But I'll try and get the people on the site to control those dogs.
While we're on site, we may get visitors
from scrap dealers and people with big wagons bringing scrap in.
Let them through.
Let them through. Once they get to the front of the premises,
myself and Paul will get somebody to deal with it.
They'll get details of the driver, details of the owner,
details of what's in that lorry, what's scrap,
and a prosecution will follow on them as well.
As the convoy heads off, the pressure is starting to get to Michael.
This is the culmination of three months of hard work.
It falls or is a success by what happens today.
Although we've got the evidence from the cameras,
we still need the physical evidence today.
Myself and Paul have been in this situation loads and loads of times.
You don't get used to it.
It's exciting. You get an adrenaline buzz but it's very nerve-wracking.
There's a lot of risks. We don't know how many people are on site.
That first five or ten minutes you're on edge.
You don't know how it's going to go. I'm a bit apprehensive.
Coming up: After months of preparation,
Michael comes face-to-face with the man who runs this site.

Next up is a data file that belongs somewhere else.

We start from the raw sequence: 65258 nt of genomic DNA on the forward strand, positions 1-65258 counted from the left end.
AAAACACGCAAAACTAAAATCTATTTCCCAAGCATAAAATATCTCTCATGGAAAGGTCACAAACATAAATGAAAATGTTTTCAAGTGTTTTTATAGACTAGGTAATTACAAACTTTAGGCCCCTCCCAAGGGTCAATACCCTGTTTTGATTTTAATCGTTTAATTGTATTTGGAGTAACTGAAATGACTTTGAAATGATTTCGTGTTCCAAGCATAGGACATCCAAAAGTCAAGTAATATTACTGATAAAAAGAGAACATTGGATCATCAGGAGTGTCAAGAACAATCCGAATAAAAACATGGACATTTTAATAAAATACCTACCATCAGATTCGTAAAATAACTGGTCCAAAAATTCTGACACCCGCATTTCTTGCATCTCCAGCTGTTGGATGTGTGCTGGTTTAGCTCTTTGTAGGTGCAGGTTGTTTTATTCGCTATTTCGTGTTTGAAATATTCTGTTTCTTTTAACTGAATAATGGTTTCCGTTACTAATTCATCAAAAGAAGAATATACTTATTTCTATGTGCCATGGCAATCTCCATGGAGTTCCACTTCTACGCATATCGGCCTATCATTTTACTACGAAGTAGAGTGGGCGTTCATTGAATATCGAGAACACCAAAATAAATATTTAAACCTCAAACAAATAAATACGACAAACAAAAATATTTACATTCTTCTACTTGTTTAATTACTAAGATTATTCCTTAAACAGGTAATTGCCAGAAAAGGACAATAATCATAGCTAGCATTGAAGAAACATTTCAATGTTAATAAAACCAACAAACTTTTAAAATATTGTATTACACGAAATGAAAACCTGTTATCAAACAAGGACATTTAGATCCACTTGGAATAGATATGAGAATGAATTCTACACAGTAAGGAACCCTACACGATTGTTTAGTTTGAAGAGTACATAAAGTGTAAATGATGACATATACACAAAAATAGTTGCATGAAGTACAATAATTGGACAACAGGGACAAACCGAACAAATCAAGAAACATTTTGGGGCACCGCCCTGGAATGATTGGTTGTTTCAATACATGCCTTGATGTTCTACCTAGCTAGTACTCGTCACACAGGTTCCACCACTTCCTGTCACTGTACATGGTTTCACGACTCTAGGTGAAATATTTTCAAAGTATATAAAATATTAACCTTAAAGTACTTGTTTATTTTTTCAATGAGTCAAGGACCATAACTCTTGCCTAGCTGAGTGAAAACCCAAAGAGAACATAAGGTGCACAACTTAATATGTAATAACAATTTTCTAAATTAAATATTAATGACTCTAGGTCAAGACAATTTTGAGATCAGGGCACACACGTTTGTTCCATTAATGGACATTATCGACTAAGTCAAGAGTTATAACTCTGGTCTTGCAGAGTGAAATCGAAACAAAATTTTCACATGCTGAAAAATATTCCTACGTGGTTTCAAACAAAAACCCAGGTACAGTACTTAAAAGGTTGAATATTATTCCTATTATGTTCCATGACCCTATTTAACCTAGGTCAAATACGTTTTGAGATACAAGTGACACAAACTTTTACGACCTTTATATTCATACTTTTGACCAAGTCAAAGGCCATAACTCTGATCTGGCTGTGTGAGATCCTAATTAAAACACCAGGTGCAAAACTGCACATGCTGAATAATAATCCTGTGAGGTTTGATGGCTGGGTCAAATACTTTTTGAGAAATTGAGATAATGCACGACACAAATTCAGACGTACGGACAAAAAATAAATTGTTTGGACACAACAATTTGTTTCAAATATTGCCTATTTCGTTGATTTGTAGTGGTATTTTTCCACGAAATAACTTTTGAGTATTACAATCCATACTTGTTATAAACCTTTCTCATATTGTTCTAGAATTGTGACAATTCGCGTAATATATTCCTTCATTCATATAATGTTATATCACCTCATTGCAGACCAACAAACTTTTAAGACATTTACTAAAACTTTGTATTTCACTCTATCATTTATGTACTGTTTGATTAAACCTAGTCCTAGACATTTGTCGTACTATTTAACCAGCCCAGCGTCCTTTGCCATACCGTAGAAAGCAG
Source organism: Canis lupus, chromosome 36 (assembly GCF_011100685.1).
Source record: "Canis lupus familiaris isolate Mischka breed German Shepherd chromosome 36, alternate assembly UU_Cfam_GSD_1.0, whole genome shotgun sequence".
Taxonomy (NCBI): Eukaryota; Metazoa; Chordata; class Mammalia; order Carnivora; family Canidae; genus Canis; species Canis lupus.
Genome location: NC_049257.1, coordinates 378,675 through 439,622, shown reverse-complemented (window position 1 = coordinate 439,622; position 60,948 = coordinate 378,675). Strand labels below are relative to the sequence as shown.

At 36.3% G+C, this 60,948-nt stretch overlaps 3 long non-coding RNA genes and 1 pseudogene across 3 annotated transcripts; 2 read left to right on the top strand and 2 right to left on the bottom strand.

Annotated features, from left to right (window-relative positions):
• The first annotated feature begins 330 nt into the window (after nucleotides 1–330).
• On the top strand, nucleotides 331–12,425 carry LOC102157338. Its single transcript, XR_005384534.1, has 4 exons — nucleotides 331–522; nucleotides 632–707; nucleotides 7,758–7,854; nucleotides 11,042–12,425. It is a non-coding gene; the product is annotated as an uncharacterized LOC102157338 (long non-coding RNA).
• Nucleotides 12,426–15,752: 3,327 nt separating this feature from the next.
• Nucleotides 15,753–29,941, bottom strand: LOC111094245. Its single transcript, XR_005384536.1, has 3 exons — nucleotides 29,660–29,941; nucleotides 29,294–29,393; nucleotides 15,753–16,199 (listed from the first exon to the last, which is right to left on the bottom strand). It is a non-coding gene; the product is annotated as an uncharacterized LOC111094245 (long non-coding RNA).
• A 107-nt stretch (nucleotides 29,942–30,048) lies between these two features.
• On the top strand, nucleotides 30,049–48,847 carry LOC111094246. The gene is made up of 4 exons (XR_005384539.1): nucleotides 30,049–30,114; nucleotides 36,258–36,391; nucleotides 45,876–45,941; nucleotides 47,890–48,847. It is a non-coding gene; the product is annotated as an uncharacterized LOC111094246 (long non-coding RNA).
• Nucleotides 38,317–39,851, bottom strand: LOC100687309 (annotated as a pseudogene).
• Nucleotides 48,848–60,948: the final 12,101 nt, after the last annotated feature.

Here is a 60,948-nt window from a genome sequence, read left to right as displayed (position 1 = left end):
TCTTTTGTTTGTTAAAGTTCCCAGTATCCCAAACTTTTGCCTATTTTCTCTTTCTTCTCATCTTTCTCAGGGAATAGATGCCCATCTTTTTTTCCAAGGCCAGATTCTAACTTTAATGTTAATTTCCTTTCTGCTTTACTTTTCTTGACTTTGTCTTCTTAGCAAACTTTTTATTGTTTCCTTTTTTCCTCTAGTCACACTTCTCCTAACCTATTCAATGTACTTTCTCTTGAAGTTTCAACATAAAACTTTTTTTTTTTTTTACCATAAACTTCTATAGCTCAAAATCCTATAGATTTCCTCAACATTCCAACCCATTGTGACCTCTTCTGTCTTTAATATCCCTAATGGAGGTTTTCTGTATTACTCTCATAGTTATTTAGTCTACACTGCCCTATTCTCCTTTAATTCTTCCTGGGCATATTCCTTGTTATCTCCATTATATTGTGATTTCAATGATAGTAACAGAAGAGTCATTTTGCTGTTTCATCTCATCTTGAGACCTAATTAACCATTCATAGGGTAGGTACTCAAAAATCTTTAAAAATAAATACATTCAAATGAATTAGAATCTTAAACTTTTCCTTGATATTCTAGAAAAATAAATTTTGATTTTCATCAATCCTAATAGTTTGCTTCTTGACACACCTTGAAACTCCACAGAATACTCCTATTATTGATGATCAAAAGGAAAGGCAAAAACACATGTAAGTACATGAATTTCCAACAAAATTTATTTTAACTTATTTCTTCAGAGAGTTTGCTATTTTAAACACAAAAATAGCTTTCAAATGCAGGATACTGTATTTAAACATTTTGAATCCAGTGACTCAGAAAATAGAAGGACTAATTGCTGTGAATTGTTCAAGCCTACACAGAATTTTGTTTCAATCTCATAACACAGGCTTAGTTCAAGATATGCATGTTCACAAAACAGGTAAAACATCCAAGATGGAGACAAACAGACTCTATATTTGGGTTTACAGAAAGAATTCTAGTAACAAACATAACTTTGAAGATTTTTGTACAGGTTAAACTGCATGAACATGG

Apart from the two dogs, is there anything I should know about that will cause a danger?
Back in Preston, and a particularly memorable dump - if you pardon the pun!
I turned up for work on a Monday morning. Pulled up, and just down here
to the floor was a load of bin bags.
They were full of all sorts of stuff, with a horrible stench coming from them.
When we opened them up, they were full of dog muck. The smell was revolting.
You get a horrible smell instantly. It knocks you sick.
I'll say. I just cannot begin to understand why someone
would dump bin bags full of dog poo down a country lane.
The family put in a desperate call to the council.
When we came down to investigate this,
we were faced with just the dumping of black bags.
We come across black bags dumped all the time
so it's our nature to open the bags
to look through them to see if we can find any evidence to say where the bags are from.
Eugh! Don't do it!